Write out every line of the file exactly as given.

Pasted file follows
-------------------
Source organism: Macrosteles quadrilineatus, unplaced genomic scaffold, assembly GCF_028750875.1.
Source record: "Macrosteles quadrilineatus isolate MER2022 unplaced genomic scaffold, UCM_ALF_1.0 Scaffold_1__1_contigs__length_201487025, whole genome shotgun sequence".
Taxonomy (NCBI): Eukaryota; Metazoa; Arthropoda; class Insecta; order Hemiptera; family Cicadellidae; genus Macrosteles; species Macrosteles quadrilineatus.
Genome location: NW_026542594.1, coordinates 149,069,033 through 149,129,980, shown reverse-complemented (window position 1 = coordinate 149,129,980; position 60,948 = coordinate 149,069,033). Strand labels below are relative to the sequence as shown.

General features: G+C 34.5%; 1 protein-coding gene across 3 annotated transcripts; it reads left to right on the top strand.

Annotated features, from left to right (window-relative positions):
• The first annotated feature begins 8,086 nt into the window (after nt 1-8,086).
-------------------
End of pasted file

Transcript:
Source organism: Macrosteles quadrilineatus, unplaced genomic scaffold, assembly GCF_028750875.1.
Source record: "Macrosteles quadrilineatus isolate MER2022 unplaced genomic scaffold, UCM_ALF_1.0 Scaffold_1__1_contigs__length_201487025, whole genome shotgun sequence".
Taxonomy (NCBI): Eukaryota; Metazoa; Arthropoda; class Insecta; order Hemiptera; family Cicadellidae; genus Macrosteles; species Macrosteles quadrilineatus.
Genome location: NW_026542594.1, coordinates 149,069,033 through 149,129,980, shown reverse-complemented (window position 1 = coordinate 149,129,980; position 60,948 = coordinate 149,069,033). Strand labels below are relative to the sequence as shown.

General features: G+C 34.5%; 1 protein-coding gene across 3 annotated transcripts; it reads left to right on the top strand.

Annotated features, from left to right (window-relative positions):
• The first annotated feature begins 8,086 nt into the window (after nt 1-8,086).